By Phillip Whitten
BERKELEY, Calif., January 9. UNIVERSITY of California Head Men's Coach, Nort Thornton, Associate Head Coach Mike Bottom and, indeed, all of USA Swimming, received an unexpected New Year's gift this week when prodigal son Anthony Ervin donned his swim suit and took the plunge.
Ervin — one of the most naturally gifted sprinters of all-time — had taken the Fall semester off to sort out some personal issues, and there was no guarantee at all that he would return to the sport that saw his unprecedented meteoric rise to the top.
Ervin entered Cal as an unheralded freshman over three years ago, but coaches Thornton and Bottom instantly recognized his potential. Before he was a sophomore, the speedy sprinter had won two Olympic gold medals and a silver, and was co-Olympic champion in the 50m free.
In 2001, he won individual gold at the World Championships in both the 50 and 100m freestyle, setting an American record in the 100 meters. At last year's NCAAs, he tied the American record in the 50 yard free and broke Matt Biondi's 100 yard mark. The future seemed limitless.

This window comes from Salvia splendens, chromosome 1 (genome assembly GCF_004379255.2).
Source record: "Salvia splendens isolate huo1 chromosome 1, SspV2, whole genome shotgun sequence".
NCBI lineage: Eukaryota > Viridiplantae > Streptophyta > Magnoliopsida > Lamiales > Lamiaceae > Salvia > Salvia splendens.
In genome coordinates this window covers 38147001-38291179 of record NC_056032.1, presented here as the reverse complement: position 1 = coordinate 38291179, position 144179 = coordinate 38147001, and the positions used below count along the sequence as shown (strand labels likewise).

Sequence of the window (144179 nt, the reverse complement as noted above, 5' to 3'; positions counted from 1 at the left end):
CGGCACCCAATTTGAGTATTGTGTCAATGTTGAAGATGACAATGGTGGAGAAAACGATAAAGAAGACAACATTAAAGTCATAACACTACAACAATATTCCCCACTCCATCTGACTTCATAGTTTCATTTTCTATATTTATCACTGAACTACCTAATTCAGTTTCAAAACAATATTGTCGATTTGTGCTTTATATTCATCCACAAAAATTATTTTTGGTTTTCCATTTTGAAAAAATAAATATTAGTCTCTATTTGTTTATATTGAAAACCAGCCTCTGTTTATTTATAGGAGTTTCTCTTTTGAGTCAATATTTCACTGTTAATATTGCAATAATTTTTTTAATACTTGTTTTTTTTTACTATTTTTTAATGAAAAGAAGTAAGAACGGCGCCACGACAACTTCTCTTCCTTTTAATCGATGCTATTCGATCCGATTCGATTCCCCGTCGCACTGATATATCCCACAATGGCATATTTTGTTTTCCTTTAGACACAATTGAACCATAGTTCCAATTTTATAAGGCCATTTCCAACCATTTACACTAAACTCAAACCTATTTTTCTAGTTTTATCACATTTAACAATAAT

Perhaps Ervin's rise was a little too meteoric. Perhaps he was catapaulted to the top of the sporting world so quickly, he did not have time to integrate what was happening into his own psyche, his own self-conception.
Wisely, he decided to withdraw and reassess who he is and what he is about. There were no guarantees that he would ever return to the pool.
And, indeed, Anthony was a no-show for more than two months. Thornton and Bottom were left to contemplate a 2002-03 season without their biggest star. But at no time did the coaches attempt to pressure the young sprinter to return.
That decision was Anthony's alone, and he made it several days ago. Since then, he's joined his Cal teammates at the US Olympic high-altitude training center in Colorado Springs.
On Saturday, Ervin makes his 2002-03 debut in a dual meet against #1-ranked Michigan.